This 1912 catalog is a bit early to be a reference for most of the things in my clothing collection, but after spotting it at a market recently I decided to buy it anyway. First of all, it was quite cheap. But more importantly, it is on the cusp of where my collecting starts, around 1915. It never hurts to know about what came before the eras that interest one most.
I’m unfamiliar with the Greenhut – Siegel Cooper Company of New York, but just from looking at the catalog it appears that they sold nice mid-range clothing, primarily for women, but with a smaller selection for children and men. A quick internet search was very enlightening.
I learned that Siegel-Cooper was a huge New York City department store, opening in 1896 on Sixth Avenue as part of the famous Ladies Mile shopping area. In 1904 the business was sold to Joseph Greenhut, but the shopping district was moving uptown, and Greenhut – Siegel Cooper was never really successful. The business folded in 1918. The large building was then appropriated for use as a military hospital. Over the years the building was converted to loft space, but today it still stands and is again home to retail establishments.
The fashions of 1912 are very different from the WWI era clothing of just a few years later. It was the era of the narrow-hemmed “hobble skirts”, a fashion hoisted upon the world by Paris designer Paul Poiret. While the skirts above are not very extreme in the style, you can see how an almost floor-length skirt might need to be a bit fuller in order to actually walk in it.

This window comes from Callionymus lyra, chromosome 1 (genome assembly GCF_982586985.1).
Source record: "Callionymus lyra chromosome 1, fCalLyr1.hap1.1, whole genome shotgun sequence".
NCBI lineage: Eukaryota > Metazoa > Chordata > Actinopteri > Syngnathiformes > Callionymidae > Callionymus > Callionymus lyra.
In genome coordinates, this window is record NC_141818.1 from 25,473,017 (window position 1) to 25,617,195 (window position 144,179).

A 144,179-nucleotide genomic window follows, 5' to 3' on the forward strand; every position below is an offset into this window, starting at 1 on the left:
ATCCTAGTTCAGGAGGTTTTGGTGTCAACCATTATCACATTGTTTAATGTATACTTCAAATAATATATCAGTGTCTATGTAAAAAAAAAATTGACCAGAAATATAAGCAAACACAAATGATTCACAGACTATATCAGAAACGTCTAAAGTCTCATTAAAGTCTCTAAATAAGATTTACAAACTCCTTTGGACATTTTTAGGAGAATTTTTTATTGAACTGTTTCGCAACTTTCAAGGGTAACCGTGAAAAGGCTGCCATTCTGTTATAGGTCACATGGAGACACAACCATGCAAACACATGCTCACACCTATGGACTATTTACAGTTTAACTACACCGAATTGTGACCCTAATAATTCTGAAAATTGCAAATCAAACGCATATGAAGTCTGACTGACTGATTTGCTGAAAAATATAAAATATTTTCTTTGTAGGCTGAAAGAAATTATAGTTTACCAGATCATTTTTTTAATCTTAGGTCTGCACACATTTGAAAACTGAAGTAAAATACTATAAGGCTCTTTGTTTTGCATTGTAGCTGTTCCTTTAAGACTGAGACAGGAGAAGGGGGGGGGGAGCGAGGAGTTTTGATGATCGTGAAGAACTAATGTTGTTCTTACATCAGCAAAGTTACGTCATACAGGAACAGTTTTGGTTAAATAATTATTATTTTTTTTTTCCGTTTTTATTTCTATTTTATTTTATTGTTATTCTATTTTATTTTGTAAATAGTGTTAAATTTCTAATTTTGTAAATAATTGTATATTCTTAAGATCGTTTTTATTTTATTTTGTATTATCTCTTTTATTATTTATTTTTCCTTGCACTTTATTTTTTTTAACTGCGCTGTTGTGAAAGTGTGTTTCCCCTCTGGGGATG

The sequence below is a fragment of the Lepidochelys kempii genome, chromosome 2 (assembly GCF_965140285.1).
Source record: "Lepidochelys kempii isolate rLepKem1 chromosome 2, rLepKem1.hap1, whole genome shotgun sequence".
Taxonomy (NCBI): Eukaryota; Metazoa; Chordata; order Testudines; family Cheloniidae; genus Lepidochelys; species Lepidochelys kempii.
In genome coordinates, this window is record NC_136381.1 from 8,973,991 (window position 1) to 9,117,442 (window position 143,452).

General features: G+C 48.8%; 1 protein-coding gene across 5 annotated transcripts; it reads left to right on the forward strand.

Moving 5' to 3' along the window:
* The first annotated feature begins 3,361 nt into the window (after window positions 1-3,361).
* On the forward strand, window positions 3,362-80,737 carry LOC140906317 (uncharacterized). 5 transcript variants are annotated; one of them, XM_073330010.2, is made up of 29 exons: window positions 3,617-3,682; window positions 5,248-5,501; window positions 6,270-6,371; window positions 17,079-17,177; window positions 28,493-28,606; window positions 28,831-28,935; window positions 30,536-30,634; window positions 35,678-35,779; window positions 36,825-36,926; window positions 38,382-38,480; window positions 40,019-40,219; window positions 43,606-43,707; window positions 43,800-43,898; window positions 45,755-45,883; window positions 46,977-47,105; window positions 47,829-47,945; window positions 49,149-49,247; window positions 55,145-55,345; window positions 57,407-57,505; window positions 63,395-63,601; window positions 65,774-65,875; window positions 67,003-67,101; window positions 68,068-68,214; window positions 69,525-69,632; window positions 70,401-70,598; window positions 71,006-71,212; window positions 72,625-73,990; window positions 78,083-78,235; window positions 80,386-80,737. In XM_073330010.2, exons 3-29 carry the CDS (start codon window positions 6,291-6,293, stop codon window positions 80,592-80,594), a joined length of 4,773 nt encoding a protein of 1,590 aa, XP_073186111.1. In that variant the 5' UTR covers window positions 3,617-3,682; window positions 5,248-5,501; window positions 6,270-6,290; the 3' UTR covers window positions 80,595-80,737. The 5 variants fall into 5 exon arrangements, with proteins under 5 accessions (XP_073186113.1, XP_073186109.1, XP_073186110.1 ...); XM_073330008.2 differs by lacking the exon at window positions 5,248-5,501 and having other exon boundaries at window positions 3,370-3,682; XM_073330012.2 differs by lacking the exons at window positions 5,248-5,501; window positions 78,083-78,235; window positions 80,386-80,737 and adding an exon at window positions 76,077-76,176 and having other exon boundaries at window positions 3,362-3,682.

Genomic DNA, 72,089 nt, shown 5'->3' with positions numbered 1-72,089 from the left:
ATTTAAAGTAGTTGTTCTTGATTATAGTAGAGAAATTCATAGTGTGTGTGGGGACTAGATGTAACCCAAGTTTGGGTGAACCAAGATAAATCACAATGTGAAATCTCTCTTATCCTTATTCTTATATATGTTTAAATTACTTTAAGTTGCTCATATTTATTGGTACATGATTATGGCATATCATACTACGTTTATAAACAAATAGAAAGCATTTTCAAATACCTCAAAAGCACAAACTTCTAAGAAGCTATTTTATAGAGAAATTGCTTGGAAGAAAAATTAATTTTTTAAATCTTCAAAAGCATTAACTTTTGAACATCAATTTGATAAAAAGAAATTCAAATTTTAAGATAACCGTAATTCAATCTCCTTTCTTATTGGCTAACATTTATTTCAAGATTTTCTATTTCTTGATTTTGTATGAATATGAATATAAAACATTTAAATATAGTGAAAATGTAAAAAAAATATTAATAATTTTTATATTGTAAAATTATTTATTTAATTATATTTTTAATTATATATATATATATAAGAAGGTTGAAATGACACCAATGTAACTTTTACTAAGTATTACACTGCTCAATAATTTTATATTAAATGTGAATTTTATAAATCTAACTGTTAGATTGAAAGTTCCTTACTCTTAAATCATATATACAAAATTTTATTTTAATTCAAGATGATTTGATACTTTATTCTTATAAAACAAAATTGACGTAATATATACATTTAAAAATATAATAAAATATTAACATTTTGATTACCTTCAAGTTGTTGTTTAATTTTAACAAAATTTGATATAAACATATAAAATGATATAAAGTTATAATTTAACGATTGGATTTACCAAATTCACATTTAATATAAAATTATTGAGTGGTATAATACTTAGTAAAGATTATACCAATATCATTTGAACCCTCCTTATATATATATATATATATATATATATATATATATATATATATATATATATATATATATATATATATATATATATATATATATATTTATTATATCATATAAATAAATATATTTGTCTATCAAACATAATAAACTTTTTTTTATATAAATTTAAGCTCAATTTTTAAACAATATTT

The dresses on this page are for teen girls and very young women, and so the hems are a bit shorter.
To me, the most striking aspect of these fashions are the hats worn with them. The “Most Stylish and Becoming Dress Hat” seen above is large enough to do double duty a a bed for a small dog. I’ve not pictured them, but there were several pages of “hair goods” which were designed to beef up the wearer’s own hair so the hats would not flop over. The buyer had to send in a sample of her hair to ensure a proper match.
This was also the era of the lingerie dress. Dresses offered ranged from $1.98 ($46.94 today) to $12.98 ($307.75). The more elaborate the dress, the greater the cost. The third dress from the left was made of embroidered net and was the most expensive lingerie dress in this catalog.
There was a page of bathing suits, some of wool, and others of cotton. Not seen are the bloomers that were included with each dress.
While there was no mention of sports dresses or skirts, there were illustrations that suggested that certain styles were suitable for tennis and golf.
This great weskit or vest was not offered for sale at all.
There was a page of sweaters for sale. Note the golf clubs and the tennis racquet. These sweaters were considered to be a very casual style, suitable for sports and outings. Today it is nearly impossible to find knitwear from this era.